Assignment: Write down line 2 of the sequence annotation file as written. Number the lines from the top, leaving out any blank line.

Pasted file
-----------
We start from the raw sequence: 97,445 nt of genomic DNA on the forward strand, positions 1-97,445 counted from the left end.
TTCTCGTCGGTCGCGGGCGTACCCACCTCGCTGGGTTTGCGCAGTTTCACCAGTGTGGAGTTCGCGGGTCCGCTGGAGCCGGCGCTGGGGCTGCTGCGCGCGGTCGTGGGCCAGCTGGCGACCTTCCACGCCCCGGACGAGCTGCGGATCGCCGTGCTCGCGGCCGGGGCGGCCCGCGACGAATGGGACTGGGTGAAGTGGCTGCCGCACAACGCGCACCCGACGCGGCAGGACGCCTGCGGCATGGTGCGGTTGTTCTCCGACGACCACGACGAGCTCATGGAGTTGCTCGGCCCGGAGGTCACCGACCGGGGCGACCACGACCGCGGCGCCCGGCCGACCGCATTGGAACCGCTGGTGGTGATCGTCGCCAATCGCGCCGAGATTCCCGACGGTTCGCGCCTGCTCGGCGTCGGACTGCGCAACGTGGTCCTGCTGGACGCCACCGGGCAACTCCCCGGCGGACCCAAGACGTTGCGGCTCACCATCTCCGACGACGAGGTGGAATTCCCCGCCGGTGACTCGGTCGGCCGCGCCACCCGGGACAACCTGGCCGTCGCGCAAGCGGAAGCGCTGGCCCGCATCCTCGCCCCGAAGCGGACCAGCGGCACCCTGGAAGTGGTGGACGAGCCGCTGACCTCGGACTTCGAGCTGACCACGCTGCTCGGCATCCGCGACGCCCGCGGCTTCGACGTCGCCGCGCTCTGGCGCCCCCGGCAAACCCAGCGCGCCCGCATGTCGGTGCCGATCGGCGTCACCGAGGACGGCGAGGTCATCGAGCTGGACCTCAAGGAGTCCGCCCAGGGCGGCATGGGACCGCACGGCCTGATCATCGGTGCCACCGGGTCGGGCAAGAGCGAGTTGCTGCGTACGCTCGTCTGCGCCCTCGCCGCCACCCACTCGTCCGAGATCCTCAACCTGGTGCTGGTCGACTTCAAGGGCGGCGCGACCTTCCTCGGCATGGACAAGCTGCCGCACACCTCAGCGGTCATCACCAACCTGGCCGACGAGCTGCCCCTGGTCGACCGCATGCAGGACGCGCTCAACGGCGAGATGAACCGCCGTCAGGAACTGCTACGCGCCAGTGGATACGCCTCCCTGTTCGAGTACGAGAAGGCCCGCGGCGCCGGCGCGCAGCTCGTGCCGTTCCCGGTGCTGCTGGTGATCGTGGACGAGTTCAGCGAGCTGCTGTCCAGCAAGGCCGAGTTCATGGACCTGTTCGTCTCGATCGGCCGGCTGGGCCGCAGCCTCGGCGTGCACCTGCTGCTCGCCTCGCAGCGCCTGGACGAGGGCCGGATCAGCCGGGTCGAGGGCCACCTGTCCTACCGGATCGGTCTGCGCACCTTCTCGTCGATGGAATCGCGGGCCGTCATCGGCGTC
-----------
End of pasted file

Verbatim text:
TTCTCGTCGGTCGCGGGCGTACCCACCTCGCTGGGTTTGCGCAGTTTCACCAGTGTGGAGTTCGCGGGTCCGCTGGAGCCGGCGCTGGGGCTGCTGCGCGCGGTCGTGGGCCAGCTGGCGACCTTCCACGCCCCGGACGAGCTGCGGATCGCCGTGCTCGCGGCCGGGGCGGCCCGCGACGAATGGGACTGGGTGAAGTGGCTGCCGCACAACGCGCACCCGACGCGGCAGGACGCCTGCGGCATGGTGCGGTTGTTCTCCGACGACCACGACGAGCTCATGGAGTTGCTCGGCCCGGAGGTCACCGACCGGGGCGACCACGACCGCGGCGCCCGGCCGACCGCATTGGAACCGCTGGTGGTGATCGTCGCCAATCGCGCCGAGATTCCCGACGGTTCGCGCCTGCTCGGCGTCGGACTGCGCAACGTGGTCCTGCTGGACGCCACCGGGCAACTCCCCGGCGGACCCAAGACGTTGCGGCTCACCATCTCCGACGACGAGGTGGAATTCCCCGCCGGTGACTCGGTCGGCCGCGCCACCCGGGACAACCTGGCCGTCGCGCAAGCGGAAGCGCTGGCCCGCATCCTCGCCCCGAAGCGGACCAGCGGCACCCTGGAAGTGGTGGACGAGCCGCTGACCTCGGACTTCGAGCTGACCACGCTGCTCGGCATCCGCGACGCCCGCGGCTTCGACGTCGCCGCGCTCTGGCGCCCCCGGCAAACCCAGCGCGCCCGCATGTCGGTGCCGATCGGCGTCACCGAGGACGGCGAGGTCATCGAGCTGGACCTCAAGGAGTCCGCCCAGGGCGGCATGGGACCGCACGGCCTGATCATCGGTGCCACCGGGTCGGGCAAGAGCGAGTTGCTGCGTACGCTCGTCTGCGCCCTCGCCGCCACCCACTCGTCCGAGATCCTCAACCTGGTGCTGGTCGACTTCAAGGGCGGCGCGACCTTCCTCGGCATGGACAAGCTGCCGCACACCTCAGCGGTCATCACCAACCTGGCCGACGAGCTGCCCCTGGTCGACCGCATGCAGGACGCGCTCAACGGCGAGATGAACCGCCGTCAGGAACTGCTACGCGCCAGTGGATACGCCTCCCTGTTCGAGTACGAGAAGGCCCGCGGCGCCGGCGCGCAGCTCGTGCCGTTCCCGGTGCTGCTGGTGATCGTGGACGAGTTCAGCGAGCTGCTGTCCAGCAAGGCCGAGTTCATGGACCTGTTCGTCTCGATCGGCCGGCTGGGCCGCAGCCTCGGCGTGCACCTGCTGCTCGCCTCGCAGCGCCTGGACGAGGGCCGGATCAGCCGGGTCGAGGGCCACCTGTCCTACCGGATCGGTCTGCGCACCTTCTCGTCGATGGAATCGCGGGCCGTCATCGGCGTC